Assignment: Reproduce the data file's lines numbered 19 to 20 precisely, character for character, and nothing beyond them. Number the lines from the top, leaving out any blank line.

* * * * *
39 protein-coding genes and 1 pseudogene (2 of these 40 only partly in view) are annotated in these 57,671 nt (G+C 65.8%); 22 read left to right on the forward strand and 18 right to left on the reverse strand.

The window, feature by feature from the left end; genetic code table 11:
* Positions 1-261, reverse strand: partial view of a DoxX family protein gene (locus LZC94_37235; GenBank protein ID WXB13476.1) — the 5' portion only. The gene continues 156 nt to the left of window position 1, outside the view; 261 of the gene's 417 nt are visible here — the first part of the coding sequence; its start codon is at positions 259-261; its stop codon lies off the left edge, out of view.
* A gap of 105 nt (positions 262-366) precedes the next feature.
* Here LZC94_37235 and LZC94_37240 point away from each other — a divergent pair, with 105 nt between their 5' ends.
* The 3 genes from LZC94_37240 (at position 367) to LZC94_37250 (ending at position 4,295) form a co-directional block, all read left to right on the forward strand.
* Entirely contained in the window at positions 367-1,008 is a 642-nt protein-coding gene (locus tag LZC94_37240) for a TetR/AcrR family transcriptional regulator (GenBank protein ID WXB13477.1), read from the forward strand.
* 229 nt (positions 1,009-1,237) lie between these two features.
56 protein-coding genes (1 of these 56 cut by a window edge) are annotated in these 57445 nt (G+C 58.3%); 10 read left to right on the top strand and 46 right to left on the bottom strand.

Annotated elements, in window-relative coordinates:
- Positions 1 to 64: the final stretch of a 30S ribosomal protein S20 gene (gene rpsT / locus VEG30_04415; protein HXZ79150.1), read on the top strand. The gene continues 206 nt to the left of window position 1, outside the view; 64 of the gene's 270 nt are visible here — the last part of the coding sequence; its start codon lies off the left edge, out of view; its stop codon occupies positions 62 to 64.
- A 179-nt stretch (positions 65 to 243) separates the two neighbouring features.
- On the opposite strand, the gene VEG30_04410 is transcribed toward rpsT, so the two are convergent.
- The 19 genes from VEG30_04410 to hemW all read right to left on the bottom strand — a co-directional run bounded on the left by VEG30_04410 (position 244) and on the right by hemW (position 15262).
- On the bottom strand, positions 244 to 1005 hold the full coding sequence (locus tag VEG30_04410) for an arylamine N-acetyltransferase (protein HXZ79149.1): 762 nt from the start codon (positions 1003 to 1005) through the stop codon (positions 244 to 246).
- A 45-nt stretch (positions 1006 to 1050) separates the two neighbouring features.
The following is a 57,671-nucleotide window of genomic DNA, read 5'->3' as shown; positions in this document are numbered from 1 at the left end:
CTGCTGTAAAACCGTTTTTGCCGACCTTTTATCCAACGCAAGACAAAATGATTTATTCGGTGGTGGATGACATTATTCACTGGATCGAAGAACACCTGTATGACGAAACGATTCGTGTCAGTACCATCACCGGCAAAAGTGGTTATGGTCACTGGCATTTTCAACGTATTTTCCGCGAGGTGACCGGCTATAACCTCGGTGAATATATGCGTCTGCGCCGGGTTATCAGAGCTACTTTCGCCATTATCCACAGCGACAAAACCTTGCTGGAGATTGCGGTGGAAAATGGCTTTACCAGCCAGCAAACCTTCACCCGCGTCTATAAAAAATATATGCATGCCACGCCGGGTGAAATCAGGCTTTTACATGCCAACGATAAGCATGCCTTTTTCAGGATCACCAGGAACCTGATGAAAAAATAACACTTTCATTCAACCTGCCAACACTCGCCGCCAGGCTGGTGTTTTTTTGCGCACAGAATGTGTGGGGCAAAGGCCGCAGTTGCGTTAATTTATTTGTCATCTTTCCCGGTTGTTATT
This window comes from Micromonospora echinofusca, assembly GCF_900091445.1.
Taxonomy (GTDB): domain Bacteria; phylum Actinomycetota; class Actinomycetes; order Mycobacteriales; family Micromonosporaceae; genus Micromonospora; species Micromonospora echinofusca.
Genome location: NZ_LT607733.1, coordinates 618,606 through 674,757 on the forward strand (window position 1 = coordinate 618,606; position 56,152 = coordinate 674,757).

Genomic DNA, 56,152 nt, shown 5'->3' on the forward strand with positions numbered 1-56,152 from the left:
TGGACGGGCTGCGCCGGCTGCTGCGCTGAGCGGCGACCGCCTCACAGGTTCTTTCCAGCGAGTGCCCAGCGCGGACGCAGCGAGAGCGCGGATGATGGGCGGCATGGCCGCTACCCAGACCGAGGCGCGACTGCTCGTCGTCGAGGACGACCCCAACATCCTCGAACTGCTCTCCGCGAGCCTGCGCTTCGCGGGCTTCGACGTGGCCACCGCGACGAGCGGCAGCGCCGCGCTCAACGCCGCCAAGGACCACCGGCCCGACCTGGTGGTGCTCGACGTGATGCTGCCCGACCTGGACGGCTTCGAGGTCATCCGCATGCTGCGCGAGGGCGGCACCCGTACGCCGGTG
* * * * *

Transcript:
This window comes from Micromonospora echinofusca, assembly GCF_900091445.1.
Taxonomy (GTDB): domain Bacteria; phylum Actinomycetota; class Actinomycetes; order Mycobacteriales; family Micromonosporaceae; genus Micromonospora; species Micromonospora echinofusca.